Is it a Cold, the Flu, or Something Else?
’Tis the season. Your coworkers are coughing, the person in line behind you at the grocery store is sneezing, and you get to spin the roulette wheel of “What illness do I have now?”
Before you Google your symptoms and let the Internet tell you that you have a deadly illness, take a moment to learn the signs of some common winter germs. While it can often be hard to tell for sure what you have, knowing what to look out for can help you determine what treatment you need, and when you can expect to feel better.
The Common Cold
Symptoms: comes on slowly, often over the course of a few days; with cough, runny nose or nasal congestion, and a sore throat. Fever is rare.
Treatment: Your best bet is going to be rest and fluids. Over the counter medications, like acetaminophen, ibuprofen, saline nasal sprays, or cold medicine, can help reduce your symptoms (but ask a doctor first if you’re not sure, especially if you have other medical conditions). Since the common cold is caused by a virus, antibiotics won’t help.
When you’ll feel better: it can take 7–10 days for you to feel like your old self again.
Symptoms: you start feeling sick quickly, and can have fever, body aches, chills, tiredness, and a headache. You may also have a cough, runny nose, and sore throat, but those are less common.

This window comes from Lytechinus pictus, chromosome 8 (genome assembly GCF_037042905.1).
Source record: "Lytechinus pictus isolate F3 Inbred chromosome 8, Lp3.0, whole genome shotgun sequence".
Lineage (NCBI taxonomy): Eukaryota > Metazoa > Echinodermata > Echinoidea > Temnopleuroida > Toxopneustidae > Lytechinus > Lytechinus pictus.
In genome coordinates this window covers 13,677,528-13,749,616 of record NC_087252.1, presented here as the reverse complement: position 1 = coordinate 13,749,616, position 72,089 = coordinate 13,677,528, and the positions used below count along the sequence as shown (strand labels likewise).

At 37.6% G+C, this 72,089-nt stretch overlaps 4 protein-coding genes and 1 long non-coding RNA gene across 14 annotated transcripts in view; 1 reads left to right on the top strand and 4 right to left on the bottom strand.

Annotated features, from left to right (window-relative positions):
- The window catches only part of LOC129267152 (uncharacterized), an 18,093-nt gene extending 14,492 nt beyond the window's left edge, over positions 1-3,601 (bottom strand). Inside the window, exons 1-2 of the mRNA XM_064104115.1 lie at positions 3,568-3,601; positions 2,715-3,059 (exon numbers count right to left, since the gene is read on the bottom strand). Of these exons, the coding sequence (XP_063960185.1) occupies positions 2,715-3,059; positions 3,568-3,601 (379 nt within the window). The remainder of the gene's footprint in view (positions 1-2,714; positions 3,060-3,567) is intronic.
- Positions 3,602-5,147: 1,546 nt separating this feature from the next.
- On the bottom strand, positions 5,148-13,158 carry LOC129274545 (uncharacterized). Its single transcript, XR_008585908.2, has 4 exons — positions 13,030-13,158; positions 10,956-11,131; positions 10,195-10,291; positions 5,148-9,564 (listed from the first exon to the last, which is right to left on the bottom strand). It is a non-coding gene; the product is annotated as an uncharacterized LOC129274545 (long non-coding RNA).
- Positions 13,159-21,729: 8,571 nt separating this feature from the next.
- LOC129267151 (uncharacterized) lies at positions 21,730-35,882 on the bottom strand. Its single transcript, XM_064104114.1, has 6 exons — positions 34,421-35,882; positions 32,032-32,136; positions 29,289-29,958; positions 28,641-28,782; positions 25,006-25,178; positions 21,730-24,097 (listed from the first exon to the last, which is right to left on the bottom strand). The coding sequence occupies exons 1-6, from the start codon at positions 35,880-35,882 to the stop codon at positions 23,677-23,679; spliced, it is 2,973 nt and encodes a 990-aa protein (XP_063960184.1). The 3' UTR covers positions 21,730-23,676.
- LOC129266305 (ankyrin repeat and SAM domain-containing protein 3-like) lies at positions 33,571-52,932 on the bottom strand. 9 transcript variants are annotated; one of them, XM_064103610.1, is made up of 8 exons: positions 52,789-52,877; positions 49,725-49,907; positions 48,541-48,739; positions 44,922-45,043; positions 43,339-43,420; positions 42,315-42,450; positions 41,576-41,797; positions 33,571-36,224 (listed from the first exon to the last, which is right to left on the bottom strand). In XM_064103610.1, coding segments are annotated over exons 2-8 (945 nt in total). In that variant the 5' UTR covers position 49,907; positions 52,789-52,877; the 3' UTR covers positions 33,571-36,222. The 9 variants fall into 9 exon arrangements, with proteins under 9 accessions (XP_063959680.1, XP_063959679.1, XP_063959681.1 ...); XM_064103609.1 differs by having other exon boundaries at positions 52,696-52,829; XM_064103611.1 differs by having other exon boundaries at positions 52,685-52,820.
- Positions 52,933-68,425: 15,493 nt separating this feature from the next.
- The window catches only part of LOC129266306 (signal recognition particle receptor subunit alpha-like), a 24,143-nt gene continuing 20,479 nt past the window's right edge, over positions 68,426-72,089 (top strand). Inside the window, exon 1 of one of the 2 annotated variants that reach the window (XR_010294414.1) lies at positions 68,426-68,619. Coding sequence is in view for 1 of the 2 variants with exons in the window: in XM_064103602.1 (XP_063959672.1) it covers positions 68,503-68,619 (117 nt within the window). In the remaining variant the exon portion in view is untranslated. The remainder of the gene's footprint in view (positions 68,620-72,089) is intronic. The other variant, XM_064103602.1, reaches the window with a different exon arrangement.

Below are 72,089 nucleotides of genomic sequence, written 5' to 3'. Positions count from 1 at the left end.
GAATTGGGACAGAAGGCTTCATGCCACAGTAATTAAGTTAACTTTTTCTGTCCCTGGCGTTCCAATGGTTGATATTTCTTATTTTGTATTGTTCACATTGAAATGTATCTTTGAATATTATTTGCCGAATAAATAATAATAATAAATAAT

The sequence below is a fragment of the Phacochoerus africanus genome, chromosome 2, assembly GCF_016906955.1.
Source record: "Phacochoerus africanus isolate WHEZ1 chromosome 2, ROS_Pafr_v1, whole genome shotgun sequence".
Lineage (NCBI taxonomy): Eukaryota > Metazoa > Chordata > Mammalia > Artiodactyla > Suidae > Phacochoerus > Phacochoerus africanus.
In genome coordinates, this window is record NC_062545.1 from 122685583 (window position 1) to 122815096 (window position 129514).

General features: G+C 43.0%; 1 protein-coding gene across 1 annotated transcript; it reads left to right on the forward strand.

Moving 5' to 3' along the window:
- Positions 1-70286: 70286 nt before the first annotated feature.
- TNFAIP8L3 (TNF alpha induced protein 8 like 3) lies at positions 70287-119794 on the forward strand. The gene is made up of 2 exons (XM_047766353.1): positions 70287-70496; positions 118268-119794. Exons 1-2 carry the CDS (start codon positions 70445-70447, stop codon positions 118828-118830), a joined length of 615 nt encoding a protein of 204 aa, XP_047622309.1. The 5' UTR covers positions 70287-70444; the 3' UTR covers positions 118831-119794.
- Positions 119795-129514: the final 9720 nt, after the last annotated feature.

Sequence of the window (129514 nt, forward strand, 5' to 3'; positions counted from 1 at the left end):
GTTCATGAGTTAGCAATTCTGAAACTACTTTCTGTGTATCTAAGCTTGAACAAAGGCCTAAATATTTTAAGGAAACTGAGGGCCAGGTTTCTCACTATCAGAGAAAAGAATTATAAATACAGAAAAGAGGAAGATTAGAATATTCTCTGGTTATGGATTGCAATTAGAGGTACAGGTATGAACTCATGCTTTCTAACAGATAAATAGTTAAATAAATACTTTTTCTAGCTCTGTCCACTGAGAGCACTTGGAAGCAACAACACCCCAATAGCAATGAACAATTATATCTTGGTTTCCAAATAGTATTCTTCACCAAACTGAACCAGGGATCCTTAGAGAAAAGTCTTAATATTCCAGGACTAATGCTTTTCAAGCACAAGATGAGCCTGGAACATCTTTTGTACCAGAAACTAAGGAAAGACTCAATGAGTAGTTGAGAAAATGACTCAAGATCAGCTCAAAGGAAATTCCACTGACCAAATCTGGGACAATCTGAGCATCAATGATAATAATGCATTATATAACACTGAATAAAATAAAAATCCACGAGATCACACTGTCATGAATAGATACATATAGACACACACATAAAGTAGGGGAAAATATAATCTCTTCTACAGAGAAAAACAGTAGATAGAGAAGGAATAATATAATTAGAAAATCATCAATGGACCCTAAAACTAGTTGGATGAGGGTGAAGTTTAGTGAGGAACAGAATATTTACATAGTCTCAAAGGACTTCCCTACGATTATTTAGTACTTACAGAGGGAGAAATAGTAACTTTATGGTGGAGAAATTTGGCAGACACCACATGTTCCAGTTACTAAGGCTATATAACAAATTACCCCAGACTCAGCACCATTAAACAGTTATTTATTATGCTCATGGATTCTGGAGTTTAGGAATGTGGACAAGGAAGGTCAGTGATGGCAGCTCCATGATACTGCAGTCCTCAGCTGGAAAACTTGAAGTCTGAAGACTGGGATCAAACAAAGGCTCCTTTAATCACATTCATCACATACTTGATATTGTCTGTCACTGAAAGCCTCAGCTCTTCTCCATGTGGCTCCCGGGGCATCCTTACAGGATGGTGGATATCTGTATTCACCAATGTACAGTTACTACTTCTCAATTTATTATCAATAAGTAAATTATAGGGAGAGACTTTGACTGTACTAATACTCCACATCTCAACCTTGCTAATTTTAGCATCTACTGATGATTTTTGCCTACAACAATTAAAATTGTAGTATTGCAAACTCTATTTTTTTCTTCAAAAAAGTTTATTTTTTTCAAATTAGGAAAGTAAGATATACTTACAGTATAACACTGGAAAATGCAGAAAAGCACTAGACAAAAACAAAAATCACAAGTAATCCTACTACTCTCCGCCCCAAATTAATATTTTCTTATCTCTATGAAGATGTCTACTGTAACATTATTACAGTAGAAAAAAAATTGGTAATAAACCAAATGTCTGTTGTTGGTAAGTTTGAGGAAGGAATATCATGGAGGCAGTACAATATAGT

Treatment: Rest and fluids. Over the counter medications can help with your symptoms (like reducing the headache). If you recognize influenza early, a doctor may be able to prescribe you antiviral medication to help you get better a little faster.
Many strains of influenza can be prevented with a flu shot, but it takes two weeks to become effective, so it’s best to get one early in the season.
When you’ll feel better: in 1–2 weeks, you should be feeling better.
If you start off with a cold, but your symptoms last longer than 10 days (or 2 weeks with the flu), and you still have a fever, cough, facial pain, runny/stuffy nose, or headaches, you could have a sinus infection.
You’ll need to get checked by a health professional to be sure, but they can prescribe antibiotics to help you get better.
Symptoms: can include nausea, vomiting, muscle cramps, diarrhea, fever.
This is often called the “stomach flu,” and often occurs late in winter, but it’s not influenza. A vaccine can prevent certain type of gastroenteritis in children, but the flu shot won’t.
Gastroenteritis is caused by a virus, spread by something you touch or by close contact with sick people (as in day cares or nursing homes) or from improperly prepared food.
Treatment: Lots of fluids and rest. Antibiotics won’t help. Wash your hands frequently. If you become dehydrated or have a high fever, seek medical attention.
When you’ll feel better: Most people feel better in 1–2 days, but it can take up to 10 days to recover.
Some winter illnesses will go away with rest and fluids, especially if you’re normally healthy. But contact a medical professional if you’re not getting better, if you have difficulty breathing or a high fever, or if you have any other symptoms that concern you.